THE BLOG
01/26/2012 05:47 pm ET Updated Mar 27, 2012

A Balancing Act

Rembrandt and Jesus. Jesus or Rembrandt? Which name headlines the marquee? Is it the world-renowned painter, who continues to bring us extraordinary visions hundreds of years after his death? Or does Jesus automatically trump everyone on the playing field because, after all, he is Jesus? Rembrandt and the Face of Jesus, the current exhibition at the DIA, is an extraordinary double bill, and in many ways it perfectly illustrates some of the programming challenges facing contemporary cultural institutions.

When the DIA's now retired chief curator first proposed the idea of Rembrandt and Jesus several years ago, we jumped. Star-quality artists are the engines of blockbuster exhibitions, and blockbuster exhibitions bring thousands of people into the museum. Not that we will ever recover the full cost of RFJ -- as we call it -- but a blockbuster offers the museum the opportunity to reach more people, attract more interest and, perhaps, convert a casual museum visitor into a disciple. Musician friends bemoan yet another round of Beethoven symphonies or Vivaldi's Four Seasons, but in arts marketing familiarity does not breed contempt. Museum visitors and concert-goers want to experience something that's a little bit familiar. We know that we like Beethoven's music. We can even hum a few bars. We know a little bit about Rembrandt; Dutch, an "Old Master," dead for a few hundred years but still a popular name. That familiarity provides visitors with a knowledge base that helps them feel more comfortable with an experience that is not an everyday occasion for most people.

But RFJ presented the DIA with an interesting challenge -- how does a secular, public institution present an exhibition focused solely on one of the most revered and recognizable religious figures in history? How do you handle subject matter that is deeply spiritual for one visitor, but simply an amazing work of art to another? Our curators and educators began their interpretive investigation with the art -- the basis for everything we do at the DIA. That investigation led them to confer with various members of the Christian and Jewish communities since Rembrandt was the first notable western artist who moved beyond the "heroic" portrayal of Jesus to depict him as a sensitive, contemplative Jew. Along the way members of other faiths and those not particularly religious helped draw a picture of an intelligent, searching artist living in an exceptionally tolerant community. That search in an Amsterdam long gone provided an interpretive framework that accepted and honored a multiplicity of views, and resulted in an exhibition that has drawn praise and crowds.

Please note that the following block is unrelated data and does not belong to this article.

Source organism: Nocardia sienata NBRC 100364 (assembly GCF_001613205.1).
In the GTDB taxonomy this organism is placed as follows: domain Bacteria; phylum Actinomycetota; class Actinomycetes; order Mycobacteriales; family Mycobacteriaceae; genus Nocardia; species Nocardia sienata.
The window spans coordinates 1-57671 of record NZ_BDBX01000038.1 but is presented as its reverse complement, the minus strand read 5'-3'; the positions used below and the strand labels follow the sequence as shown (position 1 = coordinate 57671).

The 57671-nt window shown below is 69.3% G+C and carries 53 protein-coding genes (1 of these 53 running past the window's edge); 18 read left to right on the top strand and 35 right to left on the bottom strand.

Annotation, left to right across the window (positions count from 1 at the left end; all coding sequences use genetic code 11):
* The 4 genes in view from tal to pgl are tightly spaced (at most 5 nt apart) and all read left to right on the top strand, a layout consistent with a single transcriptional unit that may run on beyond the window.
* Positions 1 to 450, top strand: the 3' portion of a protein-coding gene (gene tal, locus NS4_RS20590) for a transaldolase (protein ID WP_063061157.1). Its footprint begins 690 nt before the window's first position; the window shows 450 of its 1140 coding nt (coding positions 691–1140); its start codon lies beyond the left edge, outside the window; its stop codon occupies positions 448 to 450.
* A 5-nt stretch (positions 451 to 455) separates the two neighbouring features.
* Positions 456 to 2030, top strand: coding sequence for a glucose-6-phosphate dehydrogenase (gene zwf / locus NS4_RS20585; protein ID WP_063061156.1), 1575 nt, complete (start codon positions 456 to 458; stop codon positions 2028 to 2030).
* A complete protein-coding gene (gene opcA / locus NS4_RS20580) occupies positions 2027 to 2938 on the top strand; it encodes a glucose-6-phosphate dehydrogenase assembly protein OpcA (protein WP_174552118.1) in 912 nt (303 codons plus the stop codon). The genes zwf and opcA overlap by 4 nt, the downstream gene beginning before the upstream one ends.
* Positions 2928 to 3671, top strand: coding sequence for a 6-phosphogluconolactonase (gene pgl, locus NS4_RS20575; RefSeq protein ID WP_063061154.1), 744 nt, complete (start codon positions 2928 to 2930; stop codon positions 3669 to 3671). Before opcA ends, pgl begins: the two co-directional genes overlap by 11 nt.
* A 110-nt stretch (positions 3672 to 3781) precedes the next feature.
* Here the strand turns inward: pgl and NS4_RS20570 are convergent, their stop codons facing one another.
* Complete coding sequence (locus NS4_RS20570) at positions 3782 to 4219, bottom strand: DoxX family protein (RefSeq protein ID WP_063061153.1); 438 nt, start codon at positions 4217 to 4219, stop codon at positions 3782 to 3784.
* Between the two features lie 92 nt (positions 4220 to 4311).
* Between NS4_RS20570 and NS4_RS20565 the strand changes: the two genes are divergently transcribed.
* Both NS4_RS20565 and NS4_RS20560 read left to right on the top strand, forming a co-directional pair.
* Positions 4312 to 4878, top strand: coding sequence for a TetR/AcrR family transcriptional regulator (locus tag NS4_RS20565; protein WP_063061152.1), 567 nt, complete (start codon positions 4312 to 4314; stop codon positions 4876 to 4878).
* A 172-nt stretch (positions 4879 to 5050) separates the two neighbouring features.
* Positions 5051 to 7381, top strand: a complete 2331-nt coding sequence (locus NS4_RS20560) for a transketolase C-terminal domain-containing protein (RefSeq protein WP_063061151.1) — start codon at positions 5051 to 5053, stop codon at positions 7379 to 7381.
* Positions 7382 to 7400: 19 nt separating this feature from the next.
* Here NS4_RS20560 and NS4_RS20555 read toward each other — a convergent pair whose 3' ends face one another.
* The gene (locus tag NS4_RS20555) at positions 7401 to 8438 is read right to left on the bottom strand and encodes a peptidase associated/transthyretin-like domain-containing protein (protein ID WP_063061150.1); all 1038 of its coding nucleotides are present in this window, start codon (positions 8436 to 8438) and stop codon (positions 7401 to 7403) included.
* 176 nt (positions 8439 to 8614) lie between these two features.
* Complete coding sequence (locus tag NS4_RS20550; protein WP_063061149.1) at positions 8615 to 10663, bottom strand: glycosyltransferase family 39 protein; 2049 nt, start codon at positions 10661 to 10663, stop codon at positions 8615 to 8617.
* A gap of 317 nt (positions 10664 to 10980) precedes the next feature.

Marketing RFJ turned the tables. Marketers identify the value proposition. What about the product will move the largest number of people off the couch and into the museum as quickly as possible? Exhibitions generally run just twelve weeks. That gives most of us plenty of time to procrastinate, but Jesus has been powerful motivation for centuries. In the initial meeting with our ad firm -- Goodby, Silverstein and Partners -- there was no disagreement that Jesus would carry the campaign, though that did raise some concerns among museum staff. Consequently, the DIA's marketing team became the scale. How best to balance artist and subject, understanding that subject would be the compelling argument for most ticket buyers? Further, we had to be sure we were treating our subject appropriately. For Rembrandt and many potential visitors, we were dealing with more than the historic Jesus; we were dealing with the spiritual. So "See Jesus in a New Light" made the headline cut. "If Jesus Came to Detroit Would You Go See Him?" didn't. "Painter - Carpenter - Masterpiece" was an attempt to give R and J equal weight. In the end that's the challenge for all of us in the cultural community; balance. How can we offer audiences the familiar and the popular, while still challenging their intellect and assumptions? We are more than a movie (though we do show some excellent, thought-provoking ones at the Detroit Film Theatre), more than a sporting event or an afternoon stroll through the mall. We are both entertainment and education, and when our visitors leave feeling satisfied on both levels, they see the museum in a new light.

By the way, RFJ is now in its final weeks. It closes February 12. Nearly 72,000 people have seen the exhibition and tickets are selling fast. Please don't wait until the last weekend to see it, but even if you do, we'll still be happy to see you!